While you’re here, I would very much like to hear what you think about my third point that so far I merely hinted at. The Rust language is very principled, no-nonsense, precise, sound; it has an ecosystem around it inspired by these qualities. Clippy is the only part of this ecosystem that feels unpleasant, it forces me to make stylistic changes that are arguable, and it sometimes is not conservative (as in: breaks the program). I feel bullied, and I know that more than half the Rust developers I know feel this too. We suffer this because clippy still is a net positive, but obviously this situation does taint the experience.

The density of new lints will by necessity decrease over time, as the linting tool gets better. For the majority of new lints, the suggestion was still idiomatic practice before the lint was implemented, it's just that implementation of the lints necessarily lag behind the development of idiomatic practice. uninlined_format_args is the less common case of pushing to use new style.

The churn of new idioms isn't in clippy, it's in the language and stdlib introducing new, better ways of doing things. These are "handled" by setting the msrv setting in clippy.toml, so clippy won't suggest any idioms which were introduced after the set rust version. This doesn't have to match your actual MSRV, either! You can just set it to whatever version the library started with to bypass new versions' idioms, separately from the rust-version key in Cargo.toml.

Emphatically no, clippy's design is expecting you to #[allow] lints when they don't apply. Rustc lints have a very strict expectation of little/no false positives. Clippy lints have a soft expectation of signal/noise, but explicitly allows false positives.

Lints which suggest changing behavior are generally either explicit about doing so (e.g. replace .or with .or_else says roughly "to only run the operation when present", and if you want it unconditionally it's typically better to hoist the computation out), or considered a bug (e.g. needless_collect being downgraded to nursery).

[joking] There's a reason that there's the meme/stereotype of Rust developers being subs and the compiler/tooling being the dom in the relationship... [/joking] and in truth, it's about expectations. The expected expectation of using clippy is that it will be an opinionated form of automated code review, and that it will be wrong sometimes. If your expectations of the tool differ from this, there will be disconnects.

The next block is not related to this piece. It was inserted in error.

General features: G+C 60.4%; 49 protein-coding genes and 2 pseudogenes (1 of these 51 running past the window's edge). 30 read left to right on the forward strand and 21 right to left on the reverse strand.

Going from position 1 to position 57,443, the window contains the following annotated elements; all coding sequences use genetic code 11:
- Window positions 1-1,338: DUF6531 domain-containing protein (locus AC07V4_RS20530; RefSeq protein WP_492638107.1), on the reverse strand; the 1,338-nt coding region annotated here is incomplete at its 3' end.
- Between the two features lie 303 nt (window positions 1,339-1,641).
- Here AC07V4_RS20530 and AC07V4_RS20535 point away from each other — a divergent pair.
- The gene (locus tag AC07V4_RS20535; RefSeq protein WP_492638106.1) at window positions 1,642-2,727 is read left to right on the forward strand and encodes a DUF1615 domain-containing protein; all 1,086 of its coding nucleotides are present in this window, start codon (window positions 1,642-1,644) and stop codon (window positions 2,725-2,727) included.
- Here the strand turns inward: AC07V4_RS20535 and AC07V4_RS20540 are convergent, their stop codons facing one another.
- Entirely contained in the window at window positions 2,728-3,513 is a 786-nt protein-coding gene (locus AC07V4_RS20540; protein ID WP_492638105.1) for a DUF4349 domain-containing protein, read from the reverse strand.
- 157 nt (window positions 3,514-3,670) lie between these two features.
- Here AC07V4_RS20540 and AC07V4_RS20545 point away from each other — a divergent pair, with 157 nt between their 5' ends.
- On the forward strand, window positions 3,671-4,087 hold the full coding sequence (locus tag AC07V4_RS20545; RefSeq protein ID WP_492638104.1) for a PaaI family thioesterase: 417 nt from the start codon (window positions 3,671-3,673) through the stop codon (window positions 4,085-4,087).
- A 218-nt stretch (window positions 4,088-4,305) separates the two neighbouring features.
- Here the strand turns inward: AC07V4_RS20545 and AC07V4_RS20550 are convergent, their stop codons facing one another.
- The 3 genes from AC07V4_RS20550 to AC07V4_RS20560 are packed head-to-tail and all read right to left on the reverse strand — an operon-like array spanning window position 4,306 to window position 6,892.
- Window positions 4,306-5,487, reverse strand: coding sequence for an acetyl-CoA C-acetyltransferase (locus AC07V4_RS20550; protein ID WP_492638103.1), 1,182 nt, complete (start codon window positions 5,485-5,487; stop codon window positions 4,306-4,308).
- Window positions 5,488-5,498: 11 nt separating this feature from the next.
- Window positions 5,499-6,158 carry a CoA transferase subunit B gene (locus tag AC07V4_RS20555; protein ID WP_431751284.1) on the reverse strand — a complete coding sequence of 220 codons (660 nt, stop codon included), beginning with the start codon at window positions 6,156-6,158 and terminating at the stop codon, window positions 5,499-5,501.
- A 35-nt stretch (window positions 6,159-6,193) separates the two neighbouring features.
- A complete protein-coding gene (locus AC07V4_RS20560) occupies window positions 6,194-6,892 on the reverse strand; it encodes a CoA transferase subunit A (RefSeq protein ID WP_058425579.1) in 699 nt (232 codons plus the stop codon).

Consider this program:

fn foo(_: &str) {}

pub fn bar(v: Vec<String>) {
    for s in v {

Clippy 1.64 added the explicit_auto_deref lint, enabled by default:

warning: deref which would be done by auto-deref
 --> src/lib.rs:5:13
5 |         foo(&*s);
  |             ^^^ help: try this: `&s`
  = help: for further information visit https://rust-lang.github.io/rust-clippy/master/index.html#explicit_auto_deref
  = note: `#[warn(clippy::explicit_auto_deref)]` on by default

Prior to that, there was no warning, and the “idiom” which I wrote was to not always rely on auto-deref but rather to use &* in many of these situations (note that the use of String in particular above is just for the sake of a minimal example), since it specifies exactly the transformation I expect to happen.

This example is not a (recent) language change, and I doubt that there's an existing consensus among Rust developers that all *s that can be omitted should be. Or perhaps there is, and I merely didn't hear about it when I learned Rust; either way, the result is that I experienced “churn” that was caused by changes in clippy and not changes in the language.

My own take on this situation is that Clippy is generally okay, but I think that it would benefit from some additional review process (for any lints that will be warn-by-default) to gain some amount of consensus of “is this lint a good idea to show to everyone that uses Clippy” rather than the current “sounds nice to the PR reviewer” process. Perhaps the existing Final Comment Period process (which is made visible to the general Rust-using public via TWIR) would be an adequate fit.


I’ll first answer technically and then regarding UX. For exceptional cases (I recently had a case of “this default can be inferred” that was false) we add #[allow] attributes that in the correctness cases also serve as documentation of the edge case. When a lint goes against local coding practice we should just switch it off. But when a lint is sometimes helpful and sometimes not? Littering the code with clippy attributes certainly is not the way (I like what @scottmcm said on this topic!).

In my codebases I don’t tolerate warnings because I want to notice every single new one, and many other people do the same. When you say “clippy is expecting you to #[allow] lints” I must note that the current tooling doesn’t convey this expectation by making it easy to oblige. When using eslint for JS in VS Code the time between seeing a linter warning and confirming that it doesn’t apply (only here or in the whole file) takes three or four finger movements. In contrast, in Rust it takes quite some typing, mouse hovering, copy-pasting, it is a much larger task that interrupts the review flow.

That is fair and logical. There is a social aspect to this, though, that has a technical part: with cargo tooling being by far the best I’ve ever seen for a programming language and its ecosystem, it is natural to expect that starting a project will yield reasonable defaults that guide me in the right direction. This intuition is reinforced by seeing the compiler (with its very helpful warning & error messages) and clippy in action.

The expected expectation you state is unfortunately not conveyed in this process.

My personal takeaway so far is:

  • project setup should include adding clippy.toml (I have rarely seen this file!) to fix the minimum Rust version
  • I am expected to more rigorously slap #[allow] attributes on all crates (which is a lot of work, but you hint that it may become per-workspace at some future time)

The takeaway for clippy is:

  • there is currently no good solution for revisiting rejected clippy suggestions later (i.e. I may want to listen to the opinions from time to time without them being warnings — permitting warnings in CI is definitely not sustainable, we’ve tried that)
  • it needs to become way easier for the developer to ignore a lint or a linter warning
  • default project setup should incorporate the aforementioned best practices automatically